Originally published May 1 2009
Be Aware of the Unhealthy Side of Soy
by Elizabeth Walling
(NaturalNews) After years of being the perpetual health food, soy is now coming under fire. Because soy was deemed healthy and it's inexpensive to process, soy has enjoyed enormous commercial success. You can find some variation of soy in almost every single product on grocery store shelves. And we're not the only ones being fed soy products by the pound: most commercial animals are fed a diet high in soy.
All of this soy is supposed to be good for us. We've heard many experts sing their praises when it comes to soy, but now there are voices coming from the other side. For instance, the American Heart Association is no longer the soy fan it once was - in 2006, officials from the association admitted it's unlikely heart disease can be prevented by eating soy.
Then we have the French Center for Cancer Research, which now recommends no children under the age of three should eat soy. The center also advised against soy for women who are at risk for breast cancer and for those who already have it.
And in 2005, the Israeli Health Ministry issued a public warning against the consumption of soy in children and infants. It even advised day care centers and schools to strictly limit the amount of soy products served to children.
The advice to limit consumption of soy in young people raises doubts about soy-based infant formulas. Soy formula can contain unhealthy levels of aluminum - a known metal toxin - and manganese, which is a necessary nutrient but can be dangerous in high doses.
There are claims that soy formula is healthier than other formulas because of its low level of saturated fat. But breast milk, the nourishment nature intended for babies, is more than 50 percent saturated fat. The fat in soy formula is mostly omega-6 fatty acids, which in large amounts are associated with many health problems.
Another risk associated with soy-based formula is the lack of vitamin A, a nutrient which is crucial for growth and development in infants and children. All of the vitamin A in soy formula is in the form of beta carotene, and most infants cannot convert beta carotene into a usable form of vitamin A.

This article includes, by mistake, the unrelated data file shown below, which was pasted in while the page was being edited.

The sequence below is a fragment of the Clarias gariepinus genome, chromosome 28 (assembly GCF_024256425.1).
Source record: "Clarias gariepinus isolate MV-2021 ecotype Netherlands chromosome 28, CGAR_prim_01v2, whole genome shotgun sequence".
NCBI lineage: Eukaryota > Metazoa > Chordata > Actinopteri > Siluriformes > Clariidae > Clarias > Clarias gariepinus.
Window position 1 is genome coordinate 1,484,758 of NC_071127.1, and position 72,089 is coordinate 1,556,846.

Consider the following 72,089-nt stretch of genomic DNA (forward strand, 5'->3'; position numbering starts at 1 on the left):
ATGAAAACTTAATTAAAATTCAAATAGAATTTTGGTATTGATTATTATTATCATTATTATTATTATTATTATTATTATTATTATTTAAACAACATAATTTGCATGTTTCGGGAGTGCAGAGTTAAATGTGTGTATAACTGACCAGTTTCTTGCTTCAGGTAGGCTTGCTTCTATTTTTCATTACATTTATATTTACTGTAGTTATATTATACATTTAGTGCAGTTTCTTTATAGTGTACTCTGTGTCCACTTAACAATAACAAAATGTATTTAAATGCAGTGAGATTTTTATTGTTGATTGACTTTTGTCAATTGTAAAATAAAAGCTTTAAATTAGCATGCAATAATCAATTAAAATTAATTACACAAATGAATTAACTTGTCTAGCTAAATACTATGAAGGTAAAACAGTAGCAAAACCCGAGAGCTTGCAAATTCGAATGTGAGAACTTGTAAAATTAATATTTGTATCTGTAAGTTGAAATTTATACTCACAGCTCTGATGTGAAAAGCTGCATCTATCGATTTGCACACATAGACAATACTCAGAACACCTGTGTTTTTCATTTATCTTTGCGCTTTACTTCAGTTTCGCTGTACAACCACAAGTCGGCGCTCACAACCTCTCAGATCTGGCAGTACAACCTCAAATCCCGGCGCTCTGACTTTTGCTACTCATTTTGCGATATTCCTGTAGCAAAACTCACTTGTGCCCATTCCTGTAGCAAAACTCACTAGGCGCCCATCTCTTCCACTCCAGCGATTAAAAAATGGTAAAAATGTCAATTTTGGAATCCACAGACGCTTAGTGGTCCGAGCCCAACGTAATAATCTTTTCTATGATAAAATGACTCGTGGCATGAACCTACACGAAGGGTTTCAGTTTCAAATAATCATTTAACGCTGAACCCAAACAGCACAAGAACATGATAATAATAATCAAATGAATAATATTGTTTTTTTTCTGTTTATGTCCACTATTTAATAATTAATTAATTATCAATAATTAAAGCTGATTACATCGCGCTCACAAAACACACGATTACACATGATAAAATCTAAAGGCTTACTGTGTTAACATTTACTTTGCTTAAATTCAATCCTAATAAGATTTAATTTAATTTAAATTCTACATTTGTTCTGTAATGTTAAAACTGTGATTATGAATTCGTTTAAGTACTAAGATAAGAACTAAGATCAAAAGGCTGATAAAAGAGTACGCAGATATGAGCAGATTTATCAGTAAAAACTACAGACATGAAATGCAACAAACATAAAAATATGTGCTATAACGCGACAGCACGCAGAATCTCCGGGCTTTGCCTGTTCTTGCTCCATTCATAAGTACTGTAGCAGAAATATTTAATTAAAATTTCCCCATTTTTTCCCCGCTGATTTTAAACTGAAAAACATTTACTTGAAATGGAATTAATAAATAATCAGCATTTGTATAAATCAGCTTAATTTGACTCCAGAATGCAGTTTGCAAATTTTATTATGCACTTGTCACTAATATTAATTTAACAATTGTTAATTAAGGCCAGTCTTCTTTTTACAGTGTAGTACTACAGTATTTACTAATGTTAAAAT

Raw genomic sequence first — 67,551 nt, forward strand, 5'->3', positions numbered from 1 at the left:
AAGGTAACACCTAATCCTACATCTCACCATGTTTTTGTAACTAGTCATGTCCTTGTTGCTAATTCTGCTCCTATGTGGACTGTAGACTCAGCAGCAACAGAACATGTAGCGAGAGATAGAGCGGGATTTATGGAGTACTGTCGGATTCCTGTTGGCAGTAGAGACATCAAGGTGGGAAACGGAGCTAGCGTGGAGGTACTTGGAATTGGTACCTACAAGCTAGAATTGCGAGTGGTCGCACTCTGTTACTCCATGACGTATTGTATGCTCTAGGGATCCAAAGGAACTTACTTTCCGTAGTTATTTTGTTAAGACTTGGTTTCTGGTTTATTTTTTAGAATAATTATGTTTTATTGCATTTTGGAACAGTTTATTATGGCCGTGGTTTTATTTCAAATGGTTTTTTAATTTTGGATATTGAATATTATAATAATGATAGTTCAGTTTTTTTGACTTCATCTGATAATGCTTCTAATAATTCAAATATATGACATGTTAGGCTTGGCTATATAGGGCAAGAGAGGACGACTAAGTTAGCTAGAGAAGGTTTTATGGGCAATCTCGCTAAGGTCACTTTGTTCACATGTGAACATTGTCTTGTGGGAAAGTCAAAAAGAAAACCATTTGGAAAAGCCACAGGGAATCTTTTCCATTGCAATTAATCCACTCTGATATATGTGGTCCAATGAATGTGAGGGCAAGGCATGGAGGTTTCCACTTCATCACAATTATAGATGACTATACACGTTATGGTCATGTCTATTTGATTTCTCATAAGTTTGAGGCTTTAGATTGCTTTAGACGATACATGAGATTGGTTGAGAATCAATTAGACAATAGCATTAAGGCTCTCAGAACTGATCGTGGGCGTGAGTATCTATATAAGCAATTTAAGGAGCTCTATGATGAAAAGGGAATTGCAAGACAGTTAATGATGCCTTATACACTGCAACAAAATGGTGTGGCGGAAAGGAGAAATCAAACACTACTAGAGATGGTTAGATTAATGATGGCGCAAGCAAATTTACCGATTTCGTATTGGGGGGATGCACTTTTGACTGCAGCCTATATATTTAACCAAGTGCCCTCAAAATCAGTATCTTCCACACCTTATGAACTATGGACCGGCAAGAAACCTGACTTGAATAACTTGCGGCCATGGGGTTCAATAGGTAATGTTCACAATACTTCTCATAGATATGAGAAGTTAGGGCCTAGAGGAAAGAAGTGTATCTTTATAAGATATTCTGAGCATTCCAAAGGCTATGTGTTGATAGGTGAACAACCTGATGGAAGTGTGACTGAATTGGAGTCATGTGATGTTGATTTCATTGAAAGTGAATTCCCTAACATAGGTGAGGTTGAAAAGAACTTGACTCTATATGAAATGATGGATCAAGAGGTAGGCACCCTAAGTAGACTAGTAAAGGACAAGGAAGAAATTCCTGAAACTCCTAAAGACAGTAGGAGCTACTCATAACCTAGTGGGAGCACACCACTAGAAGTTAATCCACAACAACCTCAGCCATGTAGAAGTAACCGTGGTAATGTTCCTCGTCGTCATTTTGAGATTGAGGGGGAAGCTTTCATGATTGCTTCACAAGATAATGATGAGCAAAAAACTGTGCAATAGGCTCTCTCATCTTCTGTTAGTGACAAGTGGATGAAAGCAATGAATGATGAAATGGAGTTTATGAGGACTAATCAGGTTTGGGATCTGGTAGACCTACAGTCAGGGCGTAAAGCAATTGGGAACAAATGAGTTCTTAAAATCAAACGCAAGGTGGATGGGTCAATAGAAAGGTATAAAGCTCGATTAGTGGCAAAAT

Soy is often touted as a cancer-fighting food, but there is a dangerous flip-side to this coin. The isoflavones in soy undergo a biological change when soy is processed. Studies have shown these altered isoflavones can actually cause increased tumor growth, namely in the case of breast cancer.
When experts point to healthy Asian cultures as examples of why soy is good for you, take a step back and compare apples to apples. In traditional Asian cultures, only whole soy products are consumed, and much of the time the soy is in a fermented form. Most of the soy that ends up on our dinner plates is genetically modified, treated with dangerous chemicals and processed in a way nature never intended.
The best advice is to enjoy all things in moderation. There's no reason to think soy should be served up morning, noon and night. And when you do eat soy, aim for organic whole soy products like edamame, miso, tofu and tempeh. Stay away from most processed foods and you'll stay away from soy in its worst form.
About the authorElizabeth Walling is a freelance writer specializing in health and family nutrition. She is a strong believer in natural living as a way to improve health and prevent modern disease. She enjoys thinking outside of the box and challenging common myths about health and wellness. You can visit her blog to learn more:
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